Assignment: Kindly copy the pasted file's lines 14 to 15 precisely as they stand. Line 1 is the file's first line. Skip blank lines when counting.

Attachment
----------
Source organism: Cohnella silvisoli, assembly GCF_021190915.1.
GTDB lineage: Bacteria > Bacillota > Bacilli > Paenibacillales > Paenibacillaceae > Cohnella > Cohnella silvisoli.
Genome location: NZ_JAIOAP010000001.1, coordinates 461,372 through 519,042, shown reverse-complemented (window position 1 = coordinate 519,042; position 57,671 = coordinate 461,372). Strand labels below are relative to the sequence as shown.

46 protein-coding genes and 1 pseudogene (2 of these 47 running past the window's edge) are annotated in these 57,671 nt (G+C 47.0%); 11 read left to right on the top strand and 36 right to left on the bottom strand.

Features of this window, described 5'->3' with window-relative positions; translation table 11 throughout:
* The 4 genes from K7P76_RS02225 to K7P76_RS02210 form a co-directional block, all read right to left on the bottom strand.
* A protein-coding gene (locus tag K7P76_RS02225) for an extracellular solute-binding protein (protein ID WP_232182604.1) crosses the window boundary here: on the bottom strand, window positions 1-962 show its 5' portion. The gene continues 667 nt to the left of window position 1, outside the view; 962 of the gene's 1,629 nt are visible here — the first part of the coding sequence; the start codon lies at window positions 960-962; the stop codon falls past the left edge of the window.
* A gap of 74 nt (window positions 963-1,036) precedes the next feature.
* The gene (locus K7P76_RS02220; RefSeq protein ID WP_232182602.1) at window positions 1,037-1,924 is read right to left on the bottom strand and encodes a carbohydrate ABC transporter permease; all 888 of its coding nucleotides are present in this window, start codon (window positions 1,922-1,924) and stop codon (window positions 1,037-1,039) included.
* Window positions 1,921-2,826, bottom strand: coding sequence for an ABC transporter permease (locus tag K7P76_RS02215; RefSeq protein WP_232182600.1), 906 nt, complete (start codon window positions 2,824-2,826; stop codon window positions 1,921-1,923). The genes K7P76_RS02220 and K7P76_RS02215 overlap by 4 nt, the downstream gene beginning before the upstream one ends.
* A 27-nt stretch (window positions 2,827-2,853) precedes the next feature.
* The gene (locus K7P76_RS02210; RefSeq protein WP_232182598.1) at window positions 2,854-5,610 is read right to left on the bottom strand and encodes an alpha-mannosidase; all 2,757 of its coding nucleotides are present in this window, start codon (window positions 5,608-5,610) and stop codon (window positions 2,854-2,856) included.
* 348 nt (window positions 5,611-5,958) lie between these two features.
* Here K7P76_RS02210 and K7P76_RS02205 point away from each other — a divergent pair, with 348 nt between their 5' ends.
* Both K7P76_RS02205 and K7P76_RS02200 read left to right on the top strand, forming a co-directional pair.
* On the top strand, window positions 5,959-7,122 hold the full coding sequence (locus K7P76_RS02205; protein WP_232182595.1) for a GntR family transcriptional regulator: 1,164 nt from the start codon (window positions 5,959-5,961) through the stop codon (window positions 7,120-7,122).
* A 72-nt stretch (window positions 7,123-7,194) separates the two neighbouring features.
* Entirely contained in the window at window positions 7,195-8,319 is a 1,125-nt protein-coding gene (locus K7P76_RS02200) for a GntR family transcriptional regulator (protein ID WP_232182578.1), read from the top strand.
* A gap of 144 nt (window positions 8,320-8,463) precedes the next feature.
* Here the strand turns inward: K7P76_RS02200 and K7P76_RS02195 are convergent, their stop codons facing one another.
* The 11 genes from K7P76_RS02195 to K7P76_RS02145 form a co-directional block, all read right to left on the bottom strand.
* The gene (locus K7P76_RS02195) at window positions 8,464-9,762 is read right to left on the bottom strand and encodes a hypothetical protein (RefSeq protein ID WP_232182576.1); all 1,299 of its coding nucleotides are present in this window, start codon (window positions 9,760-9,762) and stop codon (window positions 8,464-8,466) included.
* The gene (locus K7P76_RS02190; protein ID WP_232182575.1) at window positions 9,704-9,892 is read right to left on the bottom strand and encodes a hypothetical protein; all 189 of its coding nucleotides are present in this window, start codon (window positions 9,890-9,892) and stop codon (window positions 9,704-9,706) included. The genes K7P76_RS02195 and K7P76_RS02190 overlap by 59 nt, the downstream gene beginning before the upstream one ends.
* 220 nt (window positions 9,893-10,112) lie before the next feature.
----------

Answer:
* Here K7P76_RS02210 and K7P76_RS02205 point away from each other — a divergent pair, with 348 nt between their 5' ends.
* Both K7P76_RS02205 and K7P76_RS02200 read left to right on the top strand, forming a co-directional pair.